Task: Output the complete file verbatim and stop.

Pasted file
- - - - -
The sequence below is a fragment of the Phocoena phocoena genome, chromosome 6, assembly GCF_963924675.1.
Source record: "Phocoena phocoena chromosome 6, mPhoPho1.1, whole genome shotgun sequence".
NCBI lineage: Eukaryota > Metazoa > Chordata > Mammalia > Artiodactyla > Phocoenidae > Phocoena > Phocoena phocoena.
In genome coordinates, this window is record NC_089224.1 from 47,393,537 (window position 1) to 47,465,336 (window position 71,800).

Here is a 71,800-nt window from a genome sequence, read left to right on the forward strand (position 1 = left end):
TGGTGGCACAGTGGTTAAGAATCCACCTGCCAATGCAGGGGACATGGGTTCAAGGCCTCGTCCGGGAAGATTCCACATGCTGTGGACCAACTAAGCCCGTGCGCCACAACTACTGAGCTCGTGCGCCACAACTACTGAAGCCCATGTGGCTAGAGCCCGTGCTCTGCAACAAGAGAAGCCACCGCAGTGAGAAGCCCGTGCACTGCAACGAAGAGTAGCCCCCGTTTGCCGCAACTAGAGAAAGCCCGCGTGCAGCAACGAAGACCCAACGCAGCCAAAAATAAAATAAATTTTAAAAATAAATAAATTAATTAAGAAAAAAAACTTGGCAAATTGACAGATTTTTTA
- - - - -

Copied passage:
The sequence below is a fragment of the Phocoena phocoena genome, chromosome 6, assembly GCF_963924675.1.
Source record: "Phocoena phocoena chromosome 6, mPhoPho1.1, whole genome shotgun sequence".
NCBI lineage: Eukaryota > Metazoa > Chordata > Mammalia > Artiodactyla > Phocoenidae > Phocoena > Phocoena phocoena.
In genome coordinates, this window is record NC_089224.1 from 47,393,537 (window position 1) to 47,465,336 (window position 71,800).

Here is a 71,800-nt window from a genome sequence, read left to right on the forward strand (position 1 = left end):
TGGTGGCACAGTGGTTAAGAATCCACCTGCCAATGCAGGGGACATGGGTTCAAGGCCTCGTCCGGGAAGATTCCACATGCTGTGGACCAACTAAGCCCGTGCGCCACAACTACTGAGCTCGTGCGCCACAACTACTGAAGCCCATGTGGCTAGAGCCCGTGCTCTGCAACAAGAGAAGCCACCGCAGTGAGAAGCCCGTGCACTGCAACGAAGAGTAGCCCCCGTTTGCCGCAACTAGAGAAAGCCCGCGTGCAGCAACGAAGACCCAACGCAGCCAAAAATAAAATAAATTTTAAAAATAAATAAATTAATTAAGAAAAAAAACTTGGCAAATTGACAGATTTTTTA